If stroke is suspected or if an infant has suffered a seizure, medical imaging tests may be performed to confirm whether a neonatal stroke has occurred. Most often, magnetic resonance imaging (MRI) is performed, though computed tomography (CT) scans or CAT scans may also be used as a diagnostic tool.

Other tests that may performed include an electroencephalogram (EEG), especially if seizures or epilepsy are a concern; tests to detect and identify blood clot disorders (coagulopathy); and educational or neuropsychological testing, if the child is older and has exhibited signs of learning disabilities.

Treatment & Therapy

A child who has experienced a neonatal stroke may be under the care of a team of specialists, including pediatricians, neurologist, orthopedic surgeon and neurosurgeon. These professionals may recommend a number of treatments or therapies. Unfortunately, many treatments for neonatal stroke are experimental.

Inducing hypothermia (therapeutic hypothermia) is one way to treat stroke. Drastically lowering the newborn’s temperature keeps the brain from overreacting to an increase of blood flow in the brain, staving off the stroke and its consequences.

Another treatment is hyperbaric oxygen therapy, which involves immersing the baby in an environment with 100% oxygen. This allows oxygen to course through the body, warding off the consequences of oxygen deprivation, such as permanent brain damage. Anticoagulants, such as urokinase or heparin, may also be administered.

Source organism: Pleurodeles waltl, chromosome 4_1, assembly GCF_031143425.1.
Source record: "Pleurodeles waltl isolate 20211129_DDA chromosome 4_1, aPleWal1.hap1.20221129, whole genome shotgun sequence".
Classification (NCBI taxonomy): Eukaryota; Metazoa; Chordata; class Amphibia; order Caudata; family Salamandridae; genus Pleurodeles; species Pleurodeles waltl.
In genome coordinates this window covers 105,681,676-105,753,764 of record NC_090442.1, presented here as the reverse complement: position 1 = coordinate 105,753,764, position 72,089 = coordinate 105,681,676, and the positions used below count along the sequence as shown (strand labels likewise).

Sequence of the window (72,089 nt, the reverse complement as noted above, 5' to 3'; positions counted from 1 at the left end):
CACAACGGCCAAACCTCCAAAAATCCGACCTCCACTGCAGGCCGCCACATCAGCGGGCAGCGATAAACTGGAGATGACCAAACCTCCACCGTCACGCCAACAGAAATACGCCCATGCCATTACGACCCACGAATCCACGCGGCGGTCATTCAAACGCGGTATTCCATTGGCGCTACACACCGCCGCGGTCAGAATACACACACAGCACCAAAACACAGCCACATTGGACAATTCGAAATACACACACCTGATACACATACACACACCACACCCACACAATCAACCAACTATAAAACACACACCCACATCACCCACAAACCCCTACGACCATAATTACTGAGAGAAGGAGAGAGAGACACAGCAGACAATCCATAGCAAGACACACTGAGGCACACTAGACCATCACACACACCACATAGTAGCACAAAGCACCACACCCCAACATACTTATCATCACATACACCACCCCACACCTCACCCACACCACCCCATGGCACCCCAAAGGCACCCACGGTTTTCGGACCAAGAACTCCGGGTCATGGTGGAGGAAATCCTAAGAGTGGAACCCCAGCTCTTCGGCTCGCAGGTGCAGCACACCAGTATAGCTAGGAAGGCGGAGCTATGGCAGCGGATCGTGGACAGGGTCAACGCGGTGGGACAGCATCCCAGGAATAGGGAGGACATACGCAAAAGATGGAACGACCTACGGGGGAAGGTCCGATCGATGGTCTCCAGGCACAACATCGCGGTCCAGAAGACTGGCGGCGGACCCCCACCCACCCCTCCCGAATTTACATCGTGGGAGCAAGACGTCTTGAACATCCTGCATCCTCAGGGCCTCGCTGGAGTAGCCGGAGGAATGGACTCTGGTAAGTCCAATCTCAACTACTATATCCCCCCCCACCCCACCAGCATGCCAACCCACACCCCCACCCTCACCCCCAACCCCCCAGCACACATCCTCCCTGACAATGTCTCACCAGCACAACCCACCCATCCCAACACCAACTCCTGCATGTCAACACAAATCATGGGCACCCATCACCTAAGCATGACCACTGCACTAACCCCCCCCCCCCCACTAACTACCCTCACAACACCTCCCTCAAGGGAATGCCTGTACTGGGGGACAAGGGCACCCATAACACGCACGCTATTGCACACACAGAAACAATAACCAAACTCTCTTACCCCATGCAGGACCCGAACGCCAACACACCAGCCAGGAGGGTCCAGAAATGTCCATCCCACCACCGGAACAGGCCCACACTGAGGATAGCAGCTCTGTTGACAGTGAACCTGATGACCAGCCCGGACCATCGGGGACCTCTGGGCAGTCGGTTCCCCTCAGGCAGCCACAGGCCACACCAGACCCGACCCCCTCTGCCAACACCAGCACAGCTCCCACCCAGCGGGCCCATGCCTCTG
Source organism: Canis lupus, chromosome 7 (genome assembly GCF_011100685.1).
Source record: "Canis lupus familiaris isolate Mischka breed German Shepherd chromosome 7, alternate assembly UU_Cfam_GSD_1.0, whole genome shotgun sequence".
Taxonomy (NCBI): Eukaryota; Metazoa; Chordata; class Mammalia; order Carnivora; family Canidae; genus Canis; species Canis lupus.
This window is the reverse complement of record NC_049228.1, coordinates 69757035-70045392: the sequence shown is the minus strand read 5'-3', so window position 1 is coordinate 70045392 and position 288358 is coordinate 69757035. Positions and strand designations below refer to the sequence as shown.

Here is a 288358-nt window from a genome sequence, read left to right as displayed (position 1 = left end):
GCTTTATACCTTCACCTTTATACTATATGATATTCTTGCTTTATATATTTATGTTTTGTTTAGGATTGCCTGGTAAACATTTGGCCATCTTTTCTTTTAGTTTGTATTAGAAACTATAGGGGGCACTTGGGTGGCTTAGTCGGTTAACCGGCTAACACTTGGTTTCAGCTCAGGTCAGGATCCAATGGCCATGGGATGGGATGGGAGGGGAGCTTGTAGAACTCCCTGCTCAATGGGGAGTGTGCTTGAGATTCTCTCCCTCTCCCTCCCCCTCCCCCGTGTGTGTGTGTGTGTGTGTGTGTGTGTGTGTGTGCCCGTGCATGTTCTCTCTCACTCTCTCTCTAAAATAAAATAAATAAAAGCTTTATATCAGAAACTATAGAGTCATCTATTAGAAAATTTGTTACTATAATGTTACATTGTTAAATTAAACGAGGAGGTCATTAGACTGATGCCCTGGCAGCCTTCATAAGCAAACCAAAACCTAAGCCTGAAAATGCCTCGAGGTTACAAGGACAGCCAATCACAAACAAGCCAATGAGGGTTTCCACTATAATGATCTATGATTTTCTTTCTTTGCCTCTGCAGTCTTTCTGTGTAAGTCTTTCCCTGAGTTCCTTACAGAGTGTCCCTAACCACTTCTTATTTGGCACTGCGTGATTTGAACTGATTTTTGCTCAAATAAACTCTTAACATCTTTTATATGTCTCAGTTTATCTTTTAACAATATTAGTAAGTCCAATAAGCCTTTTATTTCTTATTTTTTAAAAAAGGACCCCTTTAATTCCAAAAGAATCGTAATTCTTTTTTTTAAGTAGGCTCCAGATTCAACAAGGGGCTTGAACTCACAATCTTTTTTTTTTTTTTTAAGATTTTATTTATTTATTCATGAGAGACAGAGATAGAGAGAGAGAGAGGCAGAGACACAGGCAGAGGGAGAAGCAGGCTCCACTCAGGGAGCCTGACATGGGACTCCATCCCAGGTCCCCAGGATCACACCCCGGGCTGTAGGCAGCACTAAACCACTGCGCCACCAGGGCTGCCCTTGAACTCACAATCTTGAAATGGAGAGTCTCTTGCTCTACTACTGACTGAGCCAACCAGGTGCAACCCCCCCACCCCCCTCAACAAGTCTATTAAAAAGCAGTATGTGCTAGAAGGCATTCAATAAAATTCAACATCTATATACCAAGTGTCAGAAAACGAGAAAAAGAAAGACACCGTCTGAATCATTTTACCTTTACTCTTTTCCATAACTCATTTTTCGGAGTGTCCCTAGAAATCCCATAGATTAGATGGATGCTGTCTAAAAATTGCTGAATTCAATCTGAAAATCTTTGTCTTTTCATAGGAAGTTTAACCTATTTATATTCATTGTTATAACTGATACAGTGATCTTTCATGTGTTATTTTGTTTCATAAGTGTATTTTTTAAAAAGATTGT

There are also a number of treatments for the effects that neonatal stroke may have on a child's development and functioning which may persist throughout a child's life. Speech therapy may be necessary, while behavioral issues may require the intervention of a child psychologist.

Rehabilitative therapy may be required to treat paralysis or weakness in limbs that have resulted from stroke. Constraint-induced movement therapy which involves using a cast or splint to restrain the unaffected limb thereby forcing the patient to use the affected limb has shown some effectiveness in adults and is being evaluated for use in children.

Additional types of physical therapy and occupational therapy may include stretching exercises at home and regular monitoring by a qualified medical professional. Splints or braces may help position limbs. Surgeries such as tendon lengthening can restore function to impacted limbs.

Though experimental, botox injections can help relax tense muscles in children who have suffered neonatal stroke. There is also some evidence showing that alternative treatments, such as acupuncture or medical massage, may be safe to try.

Prevention & Prophylaxis

There are several measures a new or expecting mother can do to reduce the risk of neonatal stroke. One of the most important things is for the pregnant mother to have healthy habits during pregnancy, including eating well, staying hydrated and avoiding cigarette smoking.

If the mother has a known history of clotting disorders, the fetus should be tested for the disorder as well in utero, so that steps can be taken to mitigate the effects. After the baby is born, a blood transfusion can reduce the amount of red blood cells in the body. In addition, parents should watch for signs of dehydration in the first few days of life, including dry mouth, sunken eyes, dry skin, and fewer than six wet diapers a day.